Before that, he was the first overall pick in the 2013 draft, chosen by the Houston Astros, his hometown team. Then-Astros GM Jeff Luhnow called him “the most significant investment… in an amateur player” in franchise history.
But by early 2018, ahead of spring training, Appel was announcing his retirement from baseball, before he’d even made his big-league debut. The road in between was littered with high ERAs at various minor-league levels, injuries and surgeries, and a trade to the Phillies, along with Vince Velasquez, who was released earlier this week.
Now, Appel is 30 years old and back in the Phillies organization after stepping away three years ago. He’s pitched in both Double and Triple-A this season.
Phillies pitching prospect Mark Appel tweets a long list of inspiring advice and lessons he’s learned throughout a tumultuous career
Today, Appel made the decision to enter the fray of Twitter. He began his tweeting career with a thread full of important advice, “hard-earned lessons,” and inspiration:
The knowledge he dropped is pure gold:
- Talent finds a way. Don’t worry about who’s watching.
- Tell someone you believe in them. It goes a long way.
- Opportunity comes when you least expect it. Be ready.
- It’s your career. You can always say “No.”
- Know your priorities.
- You can be content without being complacent (my personal favorite)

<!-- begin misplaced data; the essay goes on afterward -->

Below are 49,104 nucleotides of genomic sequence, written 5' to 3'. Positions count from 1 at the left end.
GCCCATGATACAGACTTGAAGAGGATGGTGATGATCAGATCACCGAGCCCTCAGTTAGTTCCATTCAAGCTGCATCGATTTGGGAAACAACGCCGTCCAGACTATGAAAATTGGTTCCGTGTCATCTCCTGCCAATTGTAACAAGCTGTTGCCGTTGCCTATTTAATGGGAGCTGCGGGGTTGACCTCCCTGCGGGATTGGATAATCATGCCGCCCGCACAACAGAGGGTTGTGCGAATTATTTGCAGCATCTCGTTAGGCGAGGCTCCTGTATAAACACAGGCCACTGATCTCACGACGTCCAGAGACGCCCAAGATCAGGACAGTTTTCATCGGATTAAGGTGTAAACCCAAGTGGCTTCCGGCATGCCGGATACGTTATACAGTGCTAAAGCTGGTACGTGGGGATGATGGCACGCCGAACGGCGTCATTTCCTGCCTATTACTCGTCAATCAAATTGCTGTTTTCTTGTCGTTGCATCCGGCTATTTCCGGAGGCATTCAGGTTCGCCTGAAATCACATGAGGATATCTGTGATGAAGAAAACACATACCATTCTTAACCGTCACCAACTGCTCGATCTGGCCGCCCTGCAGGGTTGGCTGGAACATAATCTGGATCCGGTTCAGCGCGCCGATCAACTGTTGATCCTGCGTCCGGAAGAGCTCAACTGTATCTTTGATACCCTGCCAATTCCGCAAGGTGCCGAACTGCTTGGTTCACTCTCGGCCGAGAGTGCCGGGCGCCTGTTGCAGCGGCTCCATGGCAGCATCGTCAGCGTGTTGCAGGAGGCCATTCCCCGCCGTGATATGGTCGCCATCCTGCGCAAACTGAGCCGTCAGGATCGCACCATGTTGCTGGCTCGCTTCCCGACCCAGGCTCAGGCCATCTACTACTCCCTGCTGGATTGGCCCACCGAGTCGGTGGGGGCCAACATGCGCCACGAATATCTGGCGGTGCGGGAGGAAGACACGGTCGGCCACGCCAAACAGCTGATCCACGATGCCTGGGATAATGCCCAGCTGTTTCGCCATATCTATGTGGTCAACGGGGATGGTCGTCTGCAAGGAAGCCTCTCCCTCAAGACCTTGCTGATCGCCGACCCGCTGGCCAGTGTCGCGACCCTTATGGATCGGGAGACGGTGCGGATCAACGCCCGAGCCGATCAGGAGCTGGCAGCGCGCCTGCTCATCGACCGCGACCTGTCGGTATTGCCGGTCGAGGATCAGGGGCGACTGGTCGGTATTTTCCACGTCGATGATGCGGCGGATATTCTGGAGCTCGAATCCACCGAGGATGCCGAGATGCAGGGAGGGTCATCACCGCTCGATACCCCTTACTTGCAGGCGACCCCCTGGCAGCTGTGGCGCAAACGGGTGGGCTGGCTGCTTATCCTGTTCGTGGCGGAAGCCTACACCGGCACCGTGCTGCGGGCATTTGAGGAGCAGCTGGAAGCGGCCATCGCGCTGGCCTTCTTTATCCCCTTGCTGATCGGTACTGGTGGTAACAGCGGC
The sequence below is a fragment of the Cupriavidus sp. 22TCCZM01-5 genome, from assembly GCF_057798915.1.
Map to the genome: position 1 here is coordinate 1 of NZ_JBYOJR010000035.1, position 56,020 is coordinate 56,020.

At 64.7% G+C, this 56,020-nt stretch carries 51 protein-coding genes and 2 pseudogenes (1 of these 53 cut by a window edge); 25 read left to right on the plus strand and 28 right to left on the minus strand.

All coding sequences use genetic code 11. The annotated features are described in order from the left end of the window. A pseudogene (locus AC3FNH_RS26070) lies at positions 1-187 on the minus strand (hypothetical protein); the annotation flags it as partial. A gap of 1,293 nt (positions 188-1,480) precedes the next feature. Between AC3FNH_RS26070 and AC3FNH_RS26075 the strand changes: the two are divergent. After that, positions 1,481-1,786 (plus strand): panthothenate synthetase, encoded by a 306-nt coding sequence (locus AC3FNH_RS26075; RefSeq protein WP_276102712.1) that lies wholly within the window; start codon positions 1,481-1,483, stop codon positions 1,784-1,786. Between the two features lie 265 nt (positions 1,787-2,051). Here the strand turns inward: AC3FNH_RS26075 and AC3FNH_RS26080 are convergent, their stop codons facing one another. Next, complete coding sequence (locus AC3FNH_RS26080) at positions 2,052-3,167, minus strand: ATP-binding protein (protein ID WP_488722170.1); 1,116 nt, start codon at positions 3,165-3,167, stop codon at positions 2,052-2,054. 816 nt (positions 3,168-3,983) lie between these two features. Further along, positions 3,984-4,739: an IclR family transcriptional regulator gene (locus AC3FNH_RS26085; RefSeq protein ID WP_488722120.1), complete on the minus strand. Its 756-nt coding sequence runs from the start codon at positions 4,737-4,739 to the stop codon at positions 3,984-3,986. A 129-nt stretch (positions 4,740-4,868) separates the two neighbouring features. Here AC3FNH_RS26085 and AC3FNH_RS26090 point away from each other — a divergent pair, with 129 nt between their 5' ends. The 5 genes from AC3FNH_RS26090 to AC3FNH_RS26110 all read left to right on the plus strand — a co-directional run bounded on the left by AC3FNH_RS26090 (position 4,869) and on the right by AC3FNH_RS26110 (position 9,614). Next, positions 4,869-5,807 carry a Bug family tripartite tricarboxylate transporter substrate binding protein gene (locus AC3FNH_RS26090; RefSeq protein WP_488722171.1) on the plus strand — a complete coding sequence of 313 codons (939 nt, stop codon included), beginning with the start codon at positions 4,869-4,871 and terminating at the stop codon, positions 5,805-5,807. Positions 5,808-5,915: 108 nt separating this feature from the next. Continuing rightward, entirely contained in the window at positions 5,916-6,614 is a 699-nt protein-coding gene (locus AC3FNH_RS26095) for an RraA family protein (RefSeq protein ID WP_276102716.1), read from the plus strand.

- It’s okay to not be okay
- Regularly assess your reality and redefine your wins
- Don’t be afraid to take a break
- Relationships are everything (part 1 and part 2)
- Keep a long perspective
In about an hour, his following had skyrocketed from the two-hundreds to the three-thousands. Mets pitcher Marcus Stroman called Appel “one of the best human beings, with the purest heart” he’s ever met. Fellow Phillies pitching prospect Mike Adams tweeted that Appel is a legend, and let Twitter know that he throws 96 mph.
On a social media platform that is often full of negativity and criticism, current and former athletes, media members, and (most) fans responded with kindness and expressed hope that Appel would reach the big show in his second act.
His current team sent him some love, too:
Appel’s story is as inspiring as the lessons he shared on Friday. He didn’t give up on baseball, he made a choice to step away. Now, he’s choosing to try again, and in the process, wants to help people better understand athletes as human beings. And the lessons he shared apply to everyone, not just ballplayers.
His Twitter debut was a perfect game. Hopefully, his MLB debut is around the corner.